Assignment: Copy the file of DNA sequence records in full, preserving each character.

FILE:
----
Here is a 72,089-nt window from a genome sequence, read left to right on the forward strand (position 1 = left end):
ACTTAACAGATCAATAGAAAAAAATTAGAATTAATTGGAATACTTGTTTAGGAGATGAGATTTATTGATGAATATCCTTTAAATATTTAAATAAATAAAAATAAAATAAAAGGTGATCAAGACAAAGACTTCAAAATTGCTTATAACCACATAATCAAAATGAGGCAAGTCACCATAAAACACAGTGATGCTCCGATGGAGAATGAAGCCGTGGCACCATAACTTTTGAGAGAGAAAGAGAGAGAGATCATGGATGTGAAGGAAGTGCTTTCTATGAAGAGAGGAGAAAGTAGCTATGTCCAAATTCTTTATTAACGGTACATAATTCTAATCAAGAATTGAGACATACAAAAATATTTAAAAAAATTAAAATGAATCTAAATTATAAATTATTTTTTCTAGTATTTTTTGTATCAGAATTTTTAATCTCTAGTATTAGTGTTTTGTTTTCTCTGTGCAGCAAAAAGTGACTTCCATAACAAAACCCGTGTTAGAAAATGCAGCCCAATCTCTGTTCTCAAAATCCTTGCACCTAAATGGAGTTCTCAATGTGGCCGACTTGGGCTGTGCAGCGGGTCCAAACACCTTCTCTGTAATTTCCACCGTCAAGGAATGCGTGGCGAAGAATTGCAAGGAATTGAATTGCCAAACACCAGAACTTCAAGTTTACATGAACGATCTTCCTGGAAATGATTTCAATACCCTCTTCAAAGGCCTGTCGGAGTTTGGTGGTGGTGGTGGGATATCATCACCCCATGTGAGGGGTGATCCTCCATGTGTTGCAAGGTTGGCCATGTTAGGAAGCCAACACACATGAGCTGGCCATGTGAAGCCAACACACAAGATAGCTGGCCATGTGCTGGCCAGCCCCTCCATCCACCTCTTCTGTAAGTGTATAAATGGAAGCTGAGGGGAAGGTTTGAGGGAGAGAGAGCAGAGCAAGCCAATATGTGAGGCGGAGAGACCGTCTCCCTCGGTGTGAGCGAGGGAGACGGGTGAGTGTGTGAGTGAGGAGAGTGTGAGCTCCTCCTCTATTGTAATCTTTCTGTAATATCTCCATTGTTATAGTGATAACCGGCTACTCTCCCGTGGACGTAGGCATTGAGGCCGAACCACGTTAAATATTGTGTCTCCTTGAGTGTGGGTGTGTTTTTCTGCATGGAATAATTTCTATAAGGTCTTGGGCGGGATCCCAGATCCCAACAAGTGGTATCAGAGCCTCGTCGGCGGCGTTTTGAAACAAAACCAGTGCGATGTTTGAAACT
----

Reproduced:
Here is a 72,089-nt window from a genome sequence, read left to right on the forward strand (position 1 = left end):
ACTTAACAGATCAATAGAAAAAAATTAGAATTAATTGGAATACTTGTTTAGGAGATGAGATTTATTGATGAATATCCTTTAAATATTTAAATAAATAAAAATAAAATAAAAGGTGATCAAGACAAAGACTTCAAAATTGCTTATAACCACATAATCAAAATGAGGCAAGTCACCATAAAACACAGTGATGCTCCGATGGAGAATGAAGCCGTGGCACCATAACTTTTGAGAGAGAAAGAGAGAGAGATCATGGATGTGAAGGAAGTGCTTTCTATGAAGAGAGGAGAAAGTAGCTATGTCCAAATTCTTTATTAACGGTACATAATTCTAATCAAGAATTGAGACATACAAAAATATTTAAAAAAATTAAAATGAATCTAAATTATAAATTATTTTTTCTAGTATTTTTTGTATCAGAATTTTTAATCTCTAGTATTAGTGTTTTGTTTTCTCTGTGCAGCAAAAAGTGACTTCCATAACAAAACCCGTGTTAGAAAATGCAGCCCAATCTCTGTTCTCAAAATCCTTGCACCTAAATGGAGTTCTCAATGTGGCCGACTTGGGCTGTGCAGCGGGTCCAAACACCTTCTCTGTAATTTCCACCGTCAAGGAATGCGTGGCGAAGAATTGCAAGGAATTGAATTGCCAAACACCAGAACTTCAAGTTTACATGAACGATCTTCCTGGAAATGATTTCAATACCCTCTTCAAAGGCCTGTCGGAGTTTGGTGGTGGTGGTGGGATATCATCACCCCATGTGAGGGGTGATCCTCCATGTGTTGCAAGGTTGGCCATGTTAGGAAGCCAACACACATGAGCTGGCCATGTGAAGCCAACACACAAGATAGCTGGCCATGTGCTGGCCAGCCCCTCCATCCACCTCTTCTGTAAGTGTATAAATGGAAGCTGAGGGGAAGGTTTGAGGGAGAGAGAGCAGAGCAAGCCAATATGTGAGGCGGAGAGACCGTCTCCCTCGGTGTGAGCGAGGGAGACGGGTGAGTGTGTGAGTGAGGAGAGTGTGAGCTCCTCCTCTATTGTAATCTTTCTGTAATATCTCCATTGTTATAGTGATAACCGGCTACTCTCCCGTGGACGTAGGCATTGAGGCCGAACCACGTTAAATATTGTGTCTCCTTGAGTGTGGGTGTGTTTTTCTGCATGGAATAATTTCTATAAGGTCTTGGGCGGGATCCCAGATCCCAACAAGTGGTATCAGAGCCTCGTCGGCGGCGTTTTGAAACAAAACCAGTGCGATGTTTGAAACT